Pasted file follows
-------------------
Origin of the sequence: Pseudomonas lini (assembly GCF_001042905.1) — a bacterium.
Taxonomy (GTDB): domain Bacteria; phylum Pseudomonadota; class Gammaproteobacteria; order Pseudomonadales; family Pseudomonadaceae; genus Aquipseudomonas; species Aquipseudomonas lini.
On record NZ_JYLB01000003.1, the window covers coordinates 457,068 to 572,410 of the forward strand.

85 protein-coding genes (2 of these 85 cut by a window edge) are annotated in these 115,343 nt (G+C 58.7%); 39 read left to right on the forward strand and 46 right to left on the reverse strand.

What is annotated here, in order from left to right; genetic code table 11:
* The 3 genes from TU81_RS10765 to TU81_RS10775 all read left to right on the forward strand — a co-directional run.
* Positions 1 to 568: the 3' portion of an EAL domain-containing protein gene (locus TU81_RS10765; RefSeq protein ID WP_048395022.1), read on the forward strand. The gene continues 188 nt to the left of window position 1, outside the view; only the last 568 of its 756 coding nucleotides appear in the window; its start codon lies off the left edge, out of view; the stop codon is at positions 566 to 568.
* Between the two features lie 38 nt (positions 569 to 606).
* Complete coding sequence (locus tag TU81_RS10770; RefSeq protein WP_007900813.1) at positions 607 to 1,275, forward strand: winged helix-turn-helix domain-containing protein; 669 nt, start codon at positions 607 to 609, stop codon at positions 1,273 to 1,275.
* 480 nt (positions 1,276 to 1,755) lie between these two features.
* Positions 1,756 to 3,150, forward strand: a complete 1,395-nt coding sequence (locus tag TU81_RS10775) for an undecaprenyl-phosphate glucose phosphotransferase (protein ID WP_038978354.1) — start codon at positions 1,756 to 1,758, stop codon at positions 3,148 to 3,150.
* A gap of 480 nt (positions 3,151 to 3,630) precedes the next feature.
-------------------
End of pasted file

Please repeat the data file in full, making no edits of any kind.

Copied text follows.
Origin of the sequence: Pseudomonas lini (assembly GCF_001042905.1) — a bacterium.
Taxonomy (GTDB): domain Bacteria; phylum Pseudomonadota; class Gammaproteobacteria; order Pseudomonadales; family Pseudomonadaceae; genus Aquipseudomonas; species Aquipseudomonas lini.
On record NZ_JYLB01000003.1, the window covers coordinates 457,068 to 572,410 of the forward strand.

85 protein-coding genes (2 of these 85 cut by a window edge) are annotated in these 115,343 nt (G+C 58.7%); 39 read left to right on the forward strand and 46 right to left on the reverse strand.

What is annotated here, in order from left to right; genetic code table 11:
* The 3 genes from TU81_RS10765 to TU81_RS10775 all read left to right on the forward strand — a co-directional run.
* Positions 1 to 568: the 3' portion of an EAL domain-containing protein gene (locus TU81_RS10765; RefSeq protein ID WP_048395022.1), read on the forward strand. The gene continues 188 nt to the left of window position 1, outside the view; only the last 568 of its 756 coding nucleotides appear in the window; its start codon lies off the left edge, out of view; the stop codon is at positions 566 to 568.
* Between the two features lie 38 nt (positions 569 to 606).
* Complete coding sequence (locus tag TU81_RS10770; RefSeq protein WP_007900813.1) at positions 607 to 1,275, forward strand: winged helix-turn-helix domain-containing protein; 669 nt, start codon at positions 607 to 609, stop codon at positions 1,273 to 1,275.
* 480 nt (positions 1,276 to 1,755) lie between these two features.
* Positions 1,756 to 3,150, forward strand: a complete 1,395-nt coding sequence (locus tag TU81_RS10775) for an undecaprenyl-phosphate glucose phosphotransferase (protein ID WP_038978354.1) — start codon at positions 1,756 to 1,758, stop codon at positions 3,148 to 3,150.
* A gap of 480 nt (positions 3,151 to 3,630) precedes the next feature.